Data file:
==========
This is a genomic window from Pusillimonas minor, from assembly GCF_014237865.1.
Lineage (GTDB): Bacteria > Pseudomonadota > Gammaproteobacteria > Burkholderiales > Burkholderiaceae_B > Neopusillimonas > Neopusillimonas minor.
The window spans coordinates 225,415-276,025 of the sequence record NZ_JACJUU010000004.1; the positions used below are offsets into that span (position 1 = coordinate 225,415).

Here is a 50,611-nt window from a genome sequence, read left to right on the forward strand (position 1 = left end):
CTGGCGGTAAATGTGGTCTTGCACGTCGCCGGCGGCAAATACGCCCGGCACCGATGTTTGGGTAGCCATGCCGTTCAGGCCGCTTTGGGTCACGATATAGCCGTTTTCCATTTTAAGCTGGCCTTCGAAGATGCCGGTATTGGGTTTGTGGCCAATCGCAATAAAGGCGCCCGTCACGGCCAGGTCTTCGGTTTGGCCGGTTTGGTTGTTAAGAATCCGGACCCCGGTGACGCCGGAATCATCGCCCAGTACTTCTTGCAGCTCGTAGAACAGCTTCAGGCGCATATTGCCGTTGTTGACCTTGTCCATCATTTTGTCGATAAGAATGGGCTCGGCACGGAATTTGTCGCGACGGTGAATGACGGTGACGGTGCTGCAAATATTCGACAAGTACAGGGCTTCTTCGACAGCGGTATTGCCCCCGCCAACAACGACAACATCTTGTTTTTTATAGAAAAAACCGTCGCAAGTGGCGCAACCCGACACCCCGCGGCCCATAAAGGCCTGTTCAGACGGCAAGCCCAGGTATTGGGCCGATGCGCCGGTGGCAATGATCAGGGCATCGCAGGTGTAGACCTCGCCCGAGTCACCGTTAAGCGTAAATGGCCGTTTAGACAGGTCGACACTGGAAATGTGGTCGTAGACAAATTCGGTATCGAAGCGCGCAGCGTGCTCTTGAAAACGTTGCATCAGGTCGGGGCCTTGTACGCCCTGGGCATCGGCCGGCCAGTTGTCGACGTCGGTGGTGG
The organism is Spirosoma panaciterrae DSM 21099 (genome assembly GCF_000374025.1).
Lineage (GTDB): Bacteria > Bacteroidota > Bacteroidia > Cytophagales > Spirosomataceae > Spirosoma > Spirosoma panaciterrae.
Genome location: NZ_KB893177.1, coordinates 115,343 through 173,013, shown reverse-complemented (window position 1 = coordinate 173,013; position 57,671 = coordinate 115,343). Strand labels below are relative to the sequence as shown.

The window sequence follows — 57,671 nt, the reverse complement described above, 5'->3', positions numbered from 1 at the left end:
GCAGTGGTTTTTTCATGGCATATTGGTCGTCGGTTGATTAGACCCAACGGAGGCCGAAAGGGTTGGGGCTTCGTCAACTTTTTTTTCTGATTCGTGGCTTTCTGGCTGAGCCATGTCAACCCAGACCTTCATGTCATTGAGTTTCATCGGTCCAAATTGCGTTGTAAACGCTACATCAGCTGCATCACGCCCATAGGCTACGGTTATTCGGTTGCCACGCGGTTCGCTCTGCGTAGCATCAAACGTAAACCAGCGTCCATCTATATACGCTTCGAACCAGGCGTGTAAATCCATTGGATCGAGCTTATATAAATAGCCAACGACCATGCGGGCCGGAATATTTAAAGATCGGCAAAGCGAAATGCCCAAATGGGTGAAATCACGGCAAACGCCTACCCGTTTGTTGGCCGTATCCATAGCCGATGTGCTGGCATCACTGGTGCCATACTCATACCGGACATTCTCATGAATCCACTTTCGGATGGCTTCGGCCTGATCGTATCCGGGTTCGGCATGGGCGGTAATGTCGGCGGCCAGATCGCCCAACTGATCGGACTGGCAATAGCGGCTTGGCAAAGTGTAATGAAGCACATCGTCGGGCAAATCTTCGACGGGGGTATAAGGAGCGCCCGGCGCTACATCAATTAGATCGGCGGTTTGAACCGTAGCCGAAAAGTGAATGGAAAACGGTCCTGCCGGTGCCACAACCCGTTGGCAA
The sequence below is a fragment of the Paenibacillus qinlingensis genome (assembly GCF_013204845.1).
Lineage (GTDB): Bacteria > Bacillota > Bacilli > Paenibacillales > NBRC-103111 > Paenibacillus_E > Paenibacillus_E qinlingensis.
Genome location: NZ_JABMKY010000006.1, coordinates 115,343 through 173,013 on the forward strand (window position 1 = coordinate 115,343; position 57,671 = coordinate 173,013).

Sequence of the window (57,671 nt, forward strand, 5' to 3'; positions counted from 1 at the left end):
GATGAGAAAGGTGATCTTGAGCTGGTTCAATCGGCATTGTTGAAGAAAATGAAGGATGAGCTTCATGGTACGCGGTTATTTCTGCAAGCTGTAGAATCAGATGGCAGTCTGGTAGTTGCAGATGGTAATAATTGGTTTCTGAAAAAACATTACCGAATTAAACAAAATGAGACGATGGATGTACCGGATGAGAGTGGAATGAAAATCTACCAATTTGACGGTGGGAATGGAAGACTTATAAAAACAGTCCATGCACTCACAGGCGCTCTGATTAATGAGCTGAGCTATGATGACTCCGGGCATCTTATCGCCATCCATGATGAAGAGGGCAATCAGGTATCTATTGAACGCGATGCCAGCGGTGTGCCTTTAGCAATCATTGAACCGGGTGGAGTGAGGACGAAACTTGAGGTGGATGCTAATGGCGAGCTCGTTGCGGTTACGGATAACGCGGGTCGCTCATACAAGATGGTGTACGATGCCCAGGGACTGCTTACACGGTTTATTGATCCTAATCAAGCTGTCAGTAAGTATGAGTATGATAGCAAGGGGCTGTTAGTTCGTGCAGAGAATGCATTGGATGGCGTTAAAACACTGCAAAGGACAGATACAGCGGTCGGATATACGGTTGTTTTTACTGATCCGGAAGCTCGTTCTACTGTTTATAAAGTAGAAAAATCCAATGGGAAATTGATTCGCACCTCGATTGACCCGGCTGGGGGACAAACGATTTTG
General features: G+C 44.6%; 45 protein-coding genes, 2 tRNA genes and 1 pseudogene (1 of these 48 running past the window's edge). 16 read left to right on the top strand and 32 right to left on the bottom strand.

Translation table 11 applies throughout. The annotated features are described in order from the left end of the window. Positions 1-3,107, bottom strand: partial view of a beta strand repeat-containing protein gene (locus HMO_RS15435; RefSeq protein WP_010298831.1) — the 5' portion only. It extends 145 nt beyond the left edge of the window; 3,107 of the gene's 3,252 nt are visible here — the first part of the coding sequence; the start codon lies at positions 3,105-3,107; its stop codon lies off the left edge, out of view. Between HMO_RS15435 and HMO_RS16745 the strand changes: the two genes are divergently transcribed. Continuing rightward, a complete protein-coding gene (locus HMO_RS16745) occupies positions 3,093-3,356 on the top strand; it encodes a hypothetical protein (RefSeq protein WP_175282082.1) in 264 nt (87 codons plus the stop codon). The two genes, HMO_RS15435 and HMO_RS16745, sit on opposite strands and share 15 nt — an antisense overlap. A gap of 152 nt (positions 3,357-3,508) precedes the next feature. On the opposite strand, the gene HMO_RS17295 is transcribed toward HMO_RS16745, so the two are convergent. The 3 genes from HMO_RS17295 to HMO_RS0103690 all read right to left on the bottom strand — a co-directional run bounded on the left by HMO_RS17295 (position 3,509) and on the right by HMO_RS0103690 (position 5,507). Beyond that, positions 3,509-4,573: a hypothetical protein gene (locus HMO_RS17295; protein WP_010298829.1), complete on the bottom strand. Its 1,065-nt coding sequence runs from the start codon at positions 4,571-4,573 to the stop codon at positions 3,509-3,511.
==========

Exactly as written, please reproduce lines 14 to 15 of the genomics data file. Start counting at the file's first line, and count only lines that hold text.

Sequence of the window (57,671 nt, forward strand, 5' to 3'; positions counted from 1 at the left end):
GATGAGAAAGGTGATCTTGAGCTGGTTCAATCGGCATTGTTGAAGAAAATGAAGGATGAGCTTCATGGTACGCGGTTATTTCTGCAAGCTGTAGAATCAGATGGCAGTCTGGTAGTTGCAGATGGTAATAATTGGTTTCTGAAAAAACATTACCGAATTAAACAAAATGAGACGATGGATGTACCGGATGAGAGTGGAATGAAAATCTACCAATTTGACGGTGGGAATGGAAGACTTATAAAAACAGTCCATGCACTCACAGGCGCTCTGATTAATGAGCTGAGCTATGATGACTCCGGGCATCTTATCGCCATCCATGATGAAGAGGGCAATCAGGTATCTATTGAACGCGATGCCAGCGGTGTGCCTTTAGCAATCATTGAACCGGGTGGAGTGAGGACGAAACTTGAGGTGGATGCTAATGGCGAGCTCGTTGCGGTTACGGATAACGCGGGTCGCTCATACAAGATGGTGTACGATGCCCAGGGACTGCTTACACGGTTTATTGATCCTAATCAAGCTGTCAGTAAGTATGAGTATGATAGCAAGGGGCTGTTAGTTCGTGCAGAGAATGCATTGGATGGCGTTAAAACACTGCAAAGGACAGATACAGCGGTCGGATATACGGTTGTTTTTACTGATCCGGAAGCTCGTTCTACTGTTTATAAAGTAGAAAAATCCAATGGGAAATTGATTCGCACCTCGATTGACCCGGCTGGGGGACAAACGATTTTG